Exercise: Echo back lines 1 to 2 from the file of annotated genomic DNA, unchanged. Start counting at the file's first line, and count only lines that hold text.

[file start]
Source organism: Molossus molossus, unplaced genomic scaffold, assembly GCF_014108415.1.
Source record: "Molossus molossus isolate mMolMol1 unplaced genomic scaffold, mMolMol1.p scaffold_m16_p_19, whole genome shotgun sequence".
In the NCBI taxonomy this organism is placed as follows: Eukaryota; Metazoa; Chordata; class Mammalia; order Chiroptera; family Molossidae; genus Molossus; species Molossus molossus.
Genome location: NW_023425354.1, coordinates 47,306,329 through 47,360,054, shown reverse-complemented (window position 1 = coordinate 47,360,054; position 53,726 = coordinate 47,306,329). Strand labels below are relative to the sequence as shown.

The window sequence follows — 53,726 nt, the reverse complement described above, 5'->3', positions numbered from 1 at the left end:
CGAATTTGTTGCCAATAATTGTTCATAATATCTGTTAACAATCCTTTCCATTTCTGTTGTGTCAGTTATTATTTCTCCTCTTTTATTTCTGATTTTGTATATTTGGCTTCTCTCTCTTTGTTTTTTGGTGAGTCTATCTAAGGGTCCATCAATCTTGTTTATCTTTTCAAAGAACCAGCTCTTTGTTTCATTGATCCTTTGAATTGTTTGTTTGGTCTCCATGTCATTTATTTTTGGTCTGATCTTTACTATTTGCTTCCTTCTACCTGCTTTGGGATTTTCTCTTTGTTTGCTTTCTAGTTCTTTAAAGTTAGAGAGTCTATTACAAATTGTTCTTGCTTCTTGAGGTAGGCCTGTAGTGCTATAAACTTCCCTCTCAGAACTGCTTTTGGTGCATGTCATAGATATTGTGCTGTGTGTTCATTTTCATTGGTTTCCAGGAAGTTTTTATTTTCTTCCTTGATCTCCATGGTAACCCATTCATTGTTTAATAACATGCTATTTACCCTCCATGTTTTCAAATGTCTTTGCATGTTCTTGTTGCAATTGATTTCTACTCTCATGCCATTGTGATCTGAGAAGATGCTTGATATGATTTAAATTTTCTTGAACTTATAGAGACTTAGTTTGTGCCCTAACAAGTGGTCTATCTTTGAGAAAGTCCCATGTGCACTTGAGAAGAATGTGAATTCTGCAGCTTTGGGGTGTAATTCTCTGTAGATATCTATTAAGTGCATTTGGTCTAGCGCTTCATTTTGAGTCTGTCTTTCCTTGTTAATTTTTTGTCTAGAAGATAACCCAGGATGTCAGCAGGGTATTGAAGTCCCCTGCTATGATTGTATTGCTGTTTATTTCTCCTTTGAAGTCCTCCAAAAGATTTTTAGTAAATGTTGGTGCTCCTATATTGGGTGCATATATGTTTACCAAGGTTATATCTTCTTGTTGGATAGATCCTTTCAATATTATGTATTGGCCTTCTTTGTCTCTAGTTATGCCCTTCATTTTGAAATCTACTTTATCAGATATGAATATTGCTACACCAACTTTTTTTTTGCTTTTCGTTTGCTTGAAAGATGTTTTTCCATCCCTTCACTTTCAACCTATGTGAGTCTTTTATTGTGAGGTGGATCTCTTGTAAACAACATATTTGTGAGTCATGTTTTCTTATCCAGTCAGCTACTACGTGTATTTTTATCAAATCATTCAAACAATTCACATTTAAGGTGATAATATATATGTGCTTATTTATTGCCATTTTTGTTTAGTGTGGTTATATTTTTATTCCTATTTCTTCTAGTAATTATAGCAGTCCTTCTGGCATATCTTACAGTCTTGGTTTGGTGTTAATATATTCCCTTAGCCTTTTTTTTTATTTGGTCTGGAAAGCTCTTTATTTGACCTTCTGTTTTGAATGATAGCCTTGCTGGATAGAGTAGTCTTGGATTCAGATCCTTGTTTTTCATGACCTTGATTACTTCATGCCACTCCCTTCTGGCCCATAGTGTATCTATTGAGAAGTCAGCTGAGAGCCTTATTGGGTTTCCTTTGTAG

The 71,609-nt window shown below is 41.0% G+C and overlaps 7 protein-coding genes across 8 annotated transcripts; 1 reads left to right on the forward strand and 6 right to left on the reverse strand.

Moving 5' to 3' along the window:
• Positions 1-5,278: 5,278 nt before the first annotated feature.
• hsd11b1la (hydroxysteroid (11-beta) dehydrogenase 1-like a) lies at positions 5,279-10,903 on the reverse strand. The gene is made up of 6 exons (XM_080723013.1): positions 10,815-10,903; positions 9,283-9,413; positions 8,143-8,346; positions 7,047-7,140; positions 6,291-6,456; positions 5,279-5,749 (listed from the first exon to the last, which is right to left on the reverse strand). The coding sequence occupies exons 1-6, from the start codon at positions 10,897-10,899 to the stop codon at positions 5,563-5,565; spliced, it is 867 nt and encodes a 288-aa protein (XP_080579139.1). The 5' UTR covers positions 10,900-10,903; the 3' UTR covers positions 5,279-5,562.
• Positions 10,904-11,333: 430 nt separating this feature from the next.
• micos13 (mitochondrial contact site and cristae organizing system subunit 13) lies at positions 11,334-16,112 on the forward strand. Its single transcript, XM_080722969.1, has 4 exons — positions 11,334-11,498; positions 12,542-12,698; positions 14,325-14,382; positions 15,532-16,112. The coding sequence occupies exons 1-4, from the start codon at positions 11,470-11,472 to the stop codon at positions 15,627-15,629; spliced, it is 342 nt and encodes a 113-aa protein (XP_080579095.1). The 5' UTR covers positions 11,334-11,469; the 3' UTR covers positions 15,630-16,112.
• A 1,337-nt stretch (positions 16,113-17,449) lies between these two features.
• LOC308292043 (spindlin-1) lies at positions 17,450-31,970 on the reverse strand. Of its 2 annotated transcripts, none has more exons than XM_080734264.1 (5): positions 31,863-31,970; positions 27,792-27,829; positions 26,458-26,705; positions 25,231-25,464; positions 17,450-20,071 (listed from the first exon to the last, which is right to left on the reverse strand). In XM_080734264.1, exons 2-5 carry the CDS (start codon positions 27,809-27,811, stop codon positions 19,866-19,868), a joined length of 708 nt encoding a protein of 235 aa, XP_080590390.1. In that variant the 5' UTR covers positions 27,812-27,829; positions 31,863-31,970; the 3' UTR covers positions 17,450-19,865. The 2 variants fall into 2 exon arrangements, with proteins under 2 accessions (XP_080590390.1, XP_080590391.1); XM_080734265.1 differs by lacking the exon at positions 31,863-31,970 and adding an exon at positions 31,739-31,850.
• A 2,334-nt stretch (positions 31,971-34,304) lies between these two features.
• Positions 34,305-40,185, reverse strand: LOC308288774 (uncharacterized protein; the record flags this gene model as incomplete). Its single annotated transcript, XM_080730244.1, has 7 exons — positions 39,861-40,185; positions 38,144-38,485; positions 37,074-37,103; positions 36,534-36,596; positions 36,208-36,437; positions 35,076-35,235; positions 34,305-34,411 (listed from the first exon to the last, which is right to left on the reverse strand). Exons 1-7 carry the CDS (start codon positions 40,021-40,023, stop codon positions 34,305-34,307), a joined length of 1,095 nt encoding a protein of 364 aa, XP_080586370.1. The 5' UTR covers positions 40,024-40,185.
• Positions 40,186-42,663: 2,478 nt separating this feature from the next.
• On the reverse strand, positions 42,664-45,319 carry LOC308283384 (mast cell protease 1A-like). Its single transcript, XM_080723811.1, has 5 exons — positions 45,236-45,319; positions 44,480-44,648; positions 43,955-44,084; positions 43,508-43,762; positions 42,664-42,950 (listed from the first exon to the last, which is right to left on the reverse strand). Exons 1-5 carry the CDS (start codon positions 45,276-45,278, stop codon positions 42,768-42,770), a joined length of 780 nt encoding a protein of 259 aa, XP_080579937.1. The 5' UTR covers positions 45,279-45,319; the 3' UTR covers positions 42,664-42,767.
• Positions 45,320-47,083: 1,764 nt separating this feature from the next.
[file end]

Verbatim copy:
Source organism: Molossus molossus, unplaced genomic scaffold, assembly GCF_014108415.1.
Source record: "Molossus molossus isolate mMolMol1 unplaced genomic scaffold, mMolMol1.p scaffold_m16_p_19, whole genome shotgun sequence".